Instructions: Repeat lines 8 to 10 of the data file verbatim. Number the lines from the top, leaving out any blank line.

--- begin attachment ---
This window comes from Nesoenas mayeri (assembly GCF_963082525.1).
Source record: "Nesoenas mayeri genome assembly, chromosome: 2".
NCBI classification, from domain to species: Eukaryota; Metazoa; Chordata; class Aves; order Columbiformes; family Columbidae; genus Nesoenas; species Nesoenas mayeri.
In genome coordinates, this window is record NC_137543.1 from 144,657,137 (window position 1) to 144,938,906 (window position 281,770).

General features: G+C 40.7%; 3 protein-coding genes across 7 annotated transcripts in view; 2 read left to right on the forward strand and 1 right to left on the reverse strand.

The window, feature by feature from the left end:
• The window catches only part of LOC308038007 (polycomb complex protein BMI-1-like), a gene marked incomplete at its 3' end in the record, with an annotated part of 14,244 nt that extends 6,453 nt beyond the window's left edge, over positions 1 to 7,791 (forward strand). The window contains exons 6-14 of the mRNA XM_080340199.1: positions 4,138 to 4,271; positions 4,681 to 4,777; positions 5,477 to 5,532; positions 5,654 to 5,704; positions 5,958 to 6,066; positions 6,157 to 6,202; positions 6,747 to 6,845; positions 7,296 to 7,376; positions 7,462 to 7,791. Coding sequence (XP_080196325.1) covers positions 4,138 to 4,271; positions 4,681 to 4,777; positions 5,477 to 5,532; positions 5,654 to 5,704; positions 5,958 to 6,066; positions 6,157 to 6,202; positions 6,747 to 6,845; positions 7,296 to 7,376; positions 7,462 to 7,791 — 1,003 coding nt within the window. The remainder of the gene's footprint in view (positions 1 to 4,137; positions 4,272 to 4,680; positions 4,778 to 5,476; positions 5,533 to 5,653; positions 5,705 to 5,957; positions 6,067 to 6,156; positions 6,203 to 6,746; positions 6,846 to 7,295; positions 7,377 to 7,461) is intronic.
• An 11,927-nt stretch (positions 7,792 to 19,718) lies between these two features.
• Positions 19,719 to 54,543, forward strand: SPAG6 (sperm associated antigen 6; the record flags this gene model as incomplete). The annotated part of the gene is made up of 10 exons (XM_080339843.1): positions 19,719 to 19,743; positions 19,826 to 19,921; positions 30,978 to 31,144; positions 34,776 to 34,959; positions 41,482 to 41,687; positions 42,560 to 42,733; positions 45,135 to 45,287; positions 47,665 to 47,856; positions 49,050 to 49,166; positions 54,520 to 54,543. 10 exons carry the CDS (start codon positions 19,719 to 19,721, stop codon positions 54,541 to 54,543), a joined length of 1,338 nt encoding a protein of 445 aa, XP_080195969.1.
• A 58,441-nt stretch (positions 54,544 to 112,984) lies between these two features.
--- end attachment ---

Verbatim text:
• An 11,927-nt stretch (positions 7,792 to 19,718) lies between these two features.
• Positions 19,719 to 54,543, forward strand: SPAG6 (sperm associated antigen 6; the record flags this gene model as incomplete). The annotated part of the gene is made up of 10 exons (XM_080339843.1): positions 19,719 to 19,743; positions 19,826 to 19,921; positions 30,978 to 31,144; positions 34,776 to 34,959; positions 41,482 to 41,687; positions 42,560 to 42,733; positions 45,135 to 45,287; positions 47,665 to 47,856; positions 49,050 to 49,166; positions 54,520 to 54,543. 10 exons carry the CDS (start codon positions 19,719 to 19,721, stop codon positions 54,541 to 54,543), a joined length of 1,338 nt encoding a protein of 445 aa, XP_080195969.1.
• A 58,441-nt stretch (positions 54,544 to 112,984) lies between these two features.